# How much moisture? How dry is dry?

How much moisture? How dry is dry?

I decided to do a quick experiment to determine the amount of moisture in my soaked rice. It had been a while since I looked up how to do this and I miss remembered how much time was required. I was thinking that it required 6 hours but in fact the procedure takes 16 hours for the drying phase. This is more than twice the time I was planning. Well, I got started and weighed out two 30g samples each of Hitomebore 90% seimaibuai, Calrose 90% seimaibuai and Calrose 60% seimaibuai. Recall that the seimaibuai is percentage of rice remaining after milling the outer portion away. Having weighed the samples, I added water to one of each of the types of rice to soak for an hour. At the end of the hour, I drained and weighed the rice again and prepared it all to go into the oven at 265°F.

With 10 hours in the oven, I removed the rice and weighed each sample. While 10 hours is a little short of 16 hours I was not willing to stay up till 3AM to complete the experiment. If 10 hours is close enough I’d expect that the dry weight of the wet and dry samples of each type should be the same. This is close to what I found but not quite. The final weight of the wet sample for the 90% seimaibuai was a little lower than the dry samples. Well, at least I know that there was enough time to remove the water weight from the wet samples.

 Init Dry Weight (g) Wet Weight (1 hr. soak) Final Dry Weight (10 hr. @ 256F) Hitomebore 90% Seimaibuai 30 27 30 39 26 Calrose 90% Seimaibuai 30 27 30 39 26 Calrose 60% Seimaibuai 30 29 30 48 29

Based on this data we can see that both the 90% seimaibuai types had 3-4 grams of water weight. This works out to be about 13% of the wet basis (Init Dry Weight). This is well within the range of expectation for table rice. Rice milled to 60% seimaibuai would be expected to have a much lower moisture level after milling and until it has had time to absorb enough moisture to come back to the 10% expected level. The 60% rice used here was milled by SakeOne and shortly after bagged bye Steinbart’s in a sealed plastic bag. So, it is not given the chance to absorb much moisture after milling. This is just what we see in the data as well; only 1 gram of water weight. One gram works out to be only 3% of the wet basis.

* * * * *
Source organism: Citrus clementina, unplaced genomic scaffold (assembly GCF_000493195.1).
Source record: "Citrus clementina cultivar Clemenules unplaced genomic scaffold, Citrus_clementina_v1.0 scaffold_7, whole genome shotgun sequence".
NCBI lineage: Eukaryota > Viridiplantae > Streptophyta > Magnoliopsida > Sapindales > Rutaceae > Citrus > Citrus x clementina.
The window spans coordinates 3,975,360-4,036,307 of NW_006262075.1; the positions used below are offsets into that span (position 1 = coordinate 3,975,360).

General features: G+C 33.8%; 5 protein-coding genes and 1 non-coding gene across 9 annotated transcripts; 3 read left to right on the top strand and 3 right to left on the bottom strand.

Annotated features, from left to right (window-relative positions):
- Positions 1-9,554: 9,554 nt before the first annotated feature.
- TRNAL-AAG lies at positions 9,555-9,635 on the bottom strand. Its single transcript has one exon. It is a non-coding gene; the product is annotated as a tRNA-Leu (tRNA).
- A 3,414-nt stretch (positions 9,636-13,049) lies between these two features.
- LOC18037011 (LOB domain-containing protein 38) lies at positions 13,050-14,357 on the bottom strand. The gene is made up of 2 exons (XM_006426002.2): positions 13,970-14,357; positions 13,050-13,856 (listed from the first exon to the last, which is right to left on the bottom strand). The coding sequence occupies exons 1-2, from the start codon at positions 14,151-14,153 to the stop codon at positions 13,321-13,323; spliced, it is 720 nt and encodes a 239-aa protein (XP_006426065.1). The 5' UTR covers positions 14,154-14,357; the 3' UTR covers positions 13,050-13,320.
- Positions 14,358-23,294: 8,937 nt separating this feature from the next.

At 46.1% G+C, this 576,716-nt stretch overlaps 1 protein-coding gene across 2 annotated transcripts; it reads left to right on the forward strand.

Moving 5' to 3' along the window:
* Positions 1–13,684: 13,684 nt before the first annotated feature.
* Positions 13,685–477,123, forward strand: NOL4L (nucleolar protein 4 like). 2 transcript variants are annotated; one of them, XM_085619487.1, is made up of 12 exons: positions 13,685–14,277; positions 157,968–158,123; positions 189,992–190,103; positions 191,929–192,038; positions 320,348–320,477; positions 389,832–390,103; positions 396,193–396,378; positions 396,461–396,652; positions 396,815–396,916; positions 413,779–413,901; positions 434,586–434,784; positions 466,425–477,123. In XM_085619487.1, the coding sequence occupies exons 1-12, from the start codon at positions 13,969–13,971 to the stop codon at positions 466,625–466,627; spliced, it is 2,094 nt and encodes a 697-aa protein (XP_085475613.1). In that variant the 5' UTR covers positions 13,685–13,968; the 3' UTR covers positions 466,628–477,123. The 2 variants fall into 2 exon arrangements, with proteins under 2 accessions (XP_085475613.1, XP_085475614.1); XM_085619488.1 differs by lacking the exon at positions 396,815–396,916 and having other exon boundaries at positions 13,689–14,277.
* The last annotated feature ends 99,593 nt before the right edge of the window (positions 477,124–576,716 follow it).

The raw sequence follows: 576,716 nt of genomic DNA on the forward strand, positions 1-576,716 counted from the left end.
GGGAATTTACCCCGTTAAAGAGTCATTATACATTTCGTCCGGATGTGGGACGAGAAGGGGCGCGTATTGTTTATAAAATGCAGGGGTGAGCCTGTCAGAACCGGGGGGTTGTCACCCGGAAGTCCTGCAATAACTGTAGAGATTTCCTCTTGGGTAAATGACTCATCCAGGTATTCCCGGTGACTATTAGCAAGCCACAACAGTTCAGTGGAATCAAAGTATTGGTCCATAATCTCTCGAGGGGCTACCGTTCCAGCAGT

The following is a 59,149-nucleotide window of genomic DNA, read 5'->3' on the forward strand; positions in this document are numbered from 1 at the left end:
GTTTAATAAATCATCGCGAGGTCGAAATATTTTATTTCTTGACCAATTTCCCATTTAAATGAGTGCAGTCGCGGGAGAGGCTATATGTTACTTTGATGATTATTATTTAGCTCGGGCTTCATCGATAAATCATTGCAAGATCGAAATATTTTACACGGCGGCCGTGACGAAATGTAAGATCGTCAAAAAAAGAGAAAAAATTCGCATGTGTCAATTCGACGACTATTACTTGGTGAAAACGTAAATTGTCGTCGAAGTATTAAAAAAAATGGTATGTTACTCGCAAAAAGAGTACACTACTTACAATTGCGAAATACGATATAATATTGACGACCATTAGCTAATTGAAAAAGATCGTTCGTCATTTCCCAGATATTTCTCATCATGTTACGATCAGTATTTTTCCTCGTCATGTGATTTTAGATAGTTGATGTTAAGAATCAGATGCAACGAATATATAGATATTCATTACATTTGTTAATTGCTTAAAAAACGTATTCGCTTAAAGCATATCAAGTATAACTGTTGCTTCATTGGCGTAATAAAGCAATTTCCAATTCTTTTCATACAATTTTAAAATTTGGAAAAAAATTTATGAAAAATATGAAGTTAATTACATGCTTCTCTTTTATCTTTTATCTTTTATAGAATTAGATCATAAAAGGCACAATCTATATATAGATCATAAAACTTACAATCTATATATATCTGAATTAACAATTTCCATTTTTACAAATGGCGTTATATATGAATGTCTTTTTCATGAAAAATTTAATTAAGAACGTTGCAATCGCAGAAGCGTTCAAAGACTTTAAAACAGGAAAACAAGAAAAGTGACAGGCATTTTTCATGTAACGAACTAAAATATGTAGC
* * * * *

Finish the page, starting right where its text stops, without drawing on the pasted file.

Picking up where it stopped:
Init Dry Weight (g) Wet Weight (1 hr. soak) Soak % increase Soak % Water Hitomebore 90% Seimaibuai 30 39 30% 33% Calrose 90% Seimaibuai 30 39 30% 33% Calrose 60% Seimaibuai 30 48 60% 40%

As discussed in “Steeping to hit the numbers,” this data shows that having a lower initial water weight results in a higher rate and amount of moisture uptake. Both samples with 13% initial water weight gain only 30% while the 3% initial water weight sample gains 60%.

A moisture content of about 38% after steaming is considered optimal for ginjo-shu koji. Assuming steaming adds 10% moisture content (this is another experiment), we would like to high 28% water weight after soaking on a wet basis. Notice that, the 90% seimaibuai rice is closer to this ideal than the 60% seimaibuai rice.

Based on this it would be a good idea to lower the steeping time some or raise the initial moisture content of the 60% rice to be more on the order of 15% before steeping. Tweaking this a little could improve your sake.

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## 2 thoughts on “How much moisture? How dry is dry?”

1. Catherine Chow says:

Did you find out more about how much moisture content is added by steaming? Is it always close to 10% as you assumed? Is the amount of moisture content added by steaming also influenced by the amount of milling and the preexisting moisture content of the rice? Just curious. Thank you for the very informative site.

1. Will says:

Catherine,

I did not do this experiment. One way to do it would be to weigh the rice after soaking but before steaming and then just after steaming. If done with enough rice the difference in weight should be pretty accurate.

Thanks,

Will

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